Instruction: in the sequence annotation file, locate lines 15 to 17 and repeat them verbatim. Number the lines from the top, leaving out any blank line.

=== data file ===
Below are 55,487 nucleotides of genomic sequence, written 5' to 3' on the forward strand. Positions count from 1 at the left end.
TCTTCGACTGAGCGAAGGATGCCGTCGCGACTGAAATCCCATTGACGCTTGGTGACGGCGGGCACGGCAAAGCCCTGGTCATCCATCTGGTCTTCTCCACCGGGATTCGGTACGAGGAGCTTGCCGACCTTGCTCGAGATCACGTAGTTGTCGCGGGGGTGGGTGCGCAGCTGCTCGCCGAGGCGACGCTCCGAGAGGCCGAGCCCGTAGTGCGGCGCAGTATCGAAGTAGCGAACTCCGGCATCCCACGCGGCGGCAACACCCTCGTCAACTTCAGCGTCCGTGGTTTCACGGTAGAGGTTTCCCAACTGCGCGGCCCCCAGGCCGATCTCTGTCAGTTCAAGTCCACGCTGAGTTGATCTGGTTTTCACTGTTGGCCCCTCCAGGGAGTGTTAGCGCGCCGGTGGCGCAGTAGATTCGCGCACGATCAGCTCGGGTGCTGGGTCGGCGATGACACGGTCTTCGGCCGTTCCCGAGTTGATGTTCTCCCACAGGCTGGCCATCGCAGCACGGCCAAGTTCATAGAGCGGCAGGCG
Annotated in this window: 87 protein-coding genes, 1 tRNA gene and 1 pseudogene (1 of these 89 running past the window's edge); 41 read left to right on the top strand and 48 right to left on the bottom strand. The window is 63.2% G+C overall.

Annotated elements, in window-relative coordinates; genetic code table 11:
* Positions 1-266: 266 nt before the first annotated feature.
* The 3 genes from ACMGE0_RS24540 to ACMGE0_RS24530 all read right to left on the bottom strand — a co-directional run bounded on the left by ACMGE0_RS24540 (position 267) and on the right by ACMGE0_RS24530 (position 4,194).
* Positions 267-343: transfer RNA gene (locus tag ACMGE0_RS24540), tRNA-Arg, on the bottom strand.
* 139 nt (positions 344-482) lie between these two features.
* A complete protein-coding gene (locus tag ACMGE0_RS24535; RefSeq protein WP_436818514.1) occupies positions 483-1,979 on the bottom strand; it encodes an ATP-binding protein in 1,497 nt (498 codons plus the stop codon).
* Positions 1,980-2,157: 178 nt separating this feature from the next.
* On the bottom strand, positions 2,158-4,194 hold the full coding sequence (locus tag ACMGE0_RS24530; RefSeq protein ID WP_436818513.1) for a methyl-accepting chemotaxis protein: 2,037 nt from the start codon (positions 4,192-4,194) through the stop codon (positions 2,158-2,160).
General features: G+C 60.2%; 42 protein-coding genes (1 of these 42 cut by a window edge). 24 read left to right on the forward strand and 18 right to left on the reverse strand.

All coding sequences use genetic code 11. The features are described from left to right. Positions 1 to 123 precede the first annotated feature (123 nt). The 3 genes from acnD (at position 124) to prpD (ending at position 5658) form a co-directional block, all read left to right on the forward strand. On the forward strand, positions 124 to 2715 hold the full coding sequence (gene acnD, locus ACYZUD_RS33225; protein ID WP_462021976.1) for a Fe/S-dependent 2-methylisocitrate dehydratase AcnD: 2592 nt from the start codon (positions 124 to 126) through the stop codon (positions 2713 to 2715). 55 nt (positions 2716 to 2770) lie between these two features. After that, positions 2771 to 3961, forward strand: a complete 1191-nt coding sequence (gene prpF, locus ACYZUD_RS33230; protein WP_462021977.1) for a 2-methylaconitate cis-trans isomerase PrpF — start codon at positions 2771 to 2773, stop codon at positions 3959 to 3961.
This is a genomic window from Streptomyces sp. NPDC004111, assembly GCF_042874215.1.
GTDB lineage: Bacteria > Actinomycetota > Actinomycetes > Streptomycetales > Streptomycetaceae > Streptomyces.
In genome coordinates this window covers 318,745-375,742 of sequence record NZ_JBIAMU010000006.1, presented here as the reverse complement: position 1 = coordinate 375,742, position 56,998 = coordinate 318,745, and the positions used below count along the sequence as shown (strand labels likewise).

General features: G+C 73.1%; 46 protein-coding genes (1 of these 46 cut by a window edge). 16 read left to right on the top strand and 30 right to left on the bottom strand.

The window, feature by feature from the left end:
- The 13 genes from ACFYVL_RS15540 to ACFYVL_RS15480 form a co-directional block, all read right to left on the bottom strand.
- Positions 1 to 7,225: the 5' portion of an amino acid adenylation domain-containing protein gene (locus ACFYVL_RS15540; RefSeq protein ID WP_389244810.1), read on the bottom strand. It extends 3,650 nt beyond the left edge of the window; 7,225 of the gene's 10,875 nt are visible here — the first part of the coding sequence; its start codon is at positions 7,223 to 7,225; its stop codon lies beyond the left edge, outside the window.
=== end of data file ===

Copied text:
GTDB lineage: Bacteria > Actinomycetota > Actinomycetes > Streptomycetales > Streptomycetaceae > Streptomyces.
In genome coordinates this window covers 318,745-375,742 of sequence record NZ_JBIAMU010000006.1, presented here as the reverse complement: position 1 = coordinate 375,742, position 56,998 = coordinate 318,745, and the positions used below count along the sequence as shown (strand labels likewise).

General features: G+C 73.1%; 46 protein-coding genes (1 of these 46 cut by a window edge). 16 read left to right on the top strand and 30 right to left on the bottom strand.